Assessing the Impact of the Brady Bill, 20 Years Later
WASHINGTON, Nov. 11, 2013 /PRNewswire-USNewswire/ -- Sarah Brady, Chair of the Brady Campaign to Prevent Gun Violence and the campaign's president, Dan Gross, will appear at a National Press Club Newsmakers news conference to assess the success of the Brady Handgun Violence Protection Act, more commonly known as the Brady Bill, two decades after it was signed into law.
At the event – scheduled for Tuesday, November 19 at 10 a.m. in the National Press Club's Lisagor Room – they will also discuss additional steps they feel are necessary to prevent gun violence.
President Clinton signed the legislation into law on November 30, 1993 and it went into effect the following February. Enactment of the Brady law changed the then existing "lie-and-buy" system to a "background check-then-buy" system, requiring that every sale of a gun by a licensed dealer be referred to law enforcement for a background check on the purchaser.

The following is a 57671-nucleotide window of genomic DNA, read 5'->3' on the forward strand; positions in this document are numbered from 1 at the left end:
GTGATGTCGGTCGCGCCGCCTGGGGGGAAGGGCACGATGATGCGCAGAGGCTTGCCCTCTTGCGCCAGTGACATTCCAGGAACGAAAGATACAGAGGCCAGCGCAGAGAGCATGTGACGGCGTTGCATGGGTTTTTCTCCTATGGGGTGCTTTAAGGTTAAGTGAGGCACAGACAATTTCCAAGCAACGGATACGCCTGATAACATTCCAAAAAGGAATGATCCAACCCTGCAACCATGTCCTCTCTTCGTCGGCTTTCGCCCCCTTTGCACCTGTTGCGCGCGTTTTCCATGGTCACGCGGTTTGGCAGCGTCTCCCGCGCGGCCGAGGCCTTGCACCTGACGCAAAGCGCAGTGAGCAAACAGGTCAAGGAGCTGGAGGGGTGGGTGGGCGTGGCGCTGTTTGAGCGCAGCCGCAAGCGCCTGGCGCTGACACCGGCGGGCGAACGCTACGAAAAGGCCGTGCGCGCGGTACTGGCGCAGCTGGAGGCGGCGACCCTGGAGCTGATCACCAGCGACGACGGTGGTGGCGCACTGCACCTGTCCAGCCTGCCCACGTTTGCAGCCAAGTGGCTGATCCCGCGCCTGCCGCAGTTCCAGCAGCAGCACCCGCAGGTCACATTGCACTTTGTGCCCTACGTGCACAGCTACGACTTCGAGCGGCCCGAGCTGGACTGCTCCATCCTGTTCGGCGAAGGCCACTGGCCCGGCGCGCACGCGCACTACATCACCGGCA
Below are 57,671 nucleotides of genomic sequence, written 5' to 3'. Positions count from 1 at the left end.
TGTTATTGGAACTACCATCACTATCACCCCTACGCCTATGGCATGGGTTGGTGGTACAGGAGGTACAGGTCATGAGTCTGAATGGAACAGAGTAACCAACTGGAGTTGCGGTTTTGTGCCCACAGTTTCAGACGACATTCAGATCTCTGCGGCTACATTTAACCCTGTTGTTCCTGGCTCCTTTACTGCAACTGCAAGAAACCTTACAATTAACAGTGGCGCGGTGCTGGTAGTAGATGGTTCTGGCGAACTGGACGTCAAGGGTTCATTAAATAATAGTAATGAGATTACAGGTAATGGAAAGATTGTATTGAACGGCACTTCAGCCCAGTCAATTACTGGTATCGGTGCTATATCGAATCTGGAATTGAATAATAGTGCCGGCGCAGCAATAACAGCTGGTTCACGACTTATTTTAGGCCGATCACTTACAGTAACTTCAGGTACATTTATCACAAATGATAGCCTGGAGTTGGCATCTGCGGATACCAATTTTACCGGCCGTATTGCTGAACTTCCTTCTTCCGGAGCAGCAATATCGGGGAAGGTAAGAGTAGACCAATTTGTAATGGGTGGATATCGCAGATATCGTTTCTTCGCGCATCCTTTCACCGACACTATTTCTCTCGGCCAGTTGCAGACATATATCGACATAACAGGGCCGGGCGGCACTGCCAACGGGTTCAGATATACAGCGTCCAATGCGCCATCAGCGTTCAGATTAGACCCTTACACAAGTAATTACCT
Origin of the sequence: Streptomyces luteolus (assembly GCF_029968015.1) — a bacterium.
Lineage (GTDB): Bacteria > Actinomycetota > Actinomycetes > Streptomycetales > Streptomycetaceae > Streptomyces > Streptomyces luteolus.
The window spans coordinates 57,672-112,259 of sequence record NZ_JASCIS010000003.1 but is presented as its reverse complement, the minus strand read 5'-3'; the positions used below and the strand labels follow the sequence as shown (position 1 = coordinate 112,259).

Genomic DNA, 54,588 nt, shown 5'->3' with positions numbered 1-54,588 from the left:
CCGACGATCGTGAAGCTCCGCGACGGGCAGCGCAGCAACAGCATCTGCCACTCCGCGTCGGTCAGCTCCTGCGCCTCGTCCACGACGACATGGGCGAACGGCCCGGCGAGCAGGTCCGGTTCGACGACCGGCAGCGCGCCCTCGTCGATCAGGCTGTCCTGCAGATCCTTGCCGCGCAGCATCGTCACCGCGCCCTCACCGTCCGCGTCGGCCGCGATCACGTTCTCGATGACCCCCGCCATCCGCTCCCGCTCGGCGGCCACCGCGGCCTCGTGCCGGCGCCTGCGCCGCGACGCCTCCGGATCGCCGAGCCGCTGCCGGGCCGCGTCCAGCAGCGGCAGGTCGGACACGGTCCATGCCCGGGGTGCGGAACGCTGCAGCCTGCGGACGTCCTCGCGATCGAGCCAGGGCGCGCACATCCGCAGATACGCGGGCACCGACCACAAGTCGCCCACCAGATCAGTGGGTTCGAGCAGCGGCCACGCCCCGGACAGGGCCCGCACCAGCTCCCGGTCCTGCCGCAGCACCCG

The law is named for Jim Brady, press secretary to President Ronald Reagan. Brady, President Reagan, Secret Service agent Tim McCarthy and District of Columbia police officer Thomas Delehanty were shot during the March 30, 1981 assassination attempt by John Hinckley, Jr. Brady suffered a serious head wound that left him partially paralyzed for life. Hinckley purchased the revolver he used in the assassination attempt at a Texas pawn shop, providing a fictitious home address, just four days after being arrested at Nashville's Metropolitan Airport for attempting to board an American Airlines flight with three handguns and loose ammunition. Hinckley had also been under psychiatric care prior to purchasing the gun.
This National Press Club Newsmaker event is scheduled for Tuesday, November 19, at 10 a.m. in the Lisagor Room on the 13th floor of the National Press Building, 529 14th St. NW, Washington, DC 20045.
Contact: Anthony E. Gallo, Newsmaker event host
202 -544-6973, firstname.lastname@example.org
SOURCE National Press Club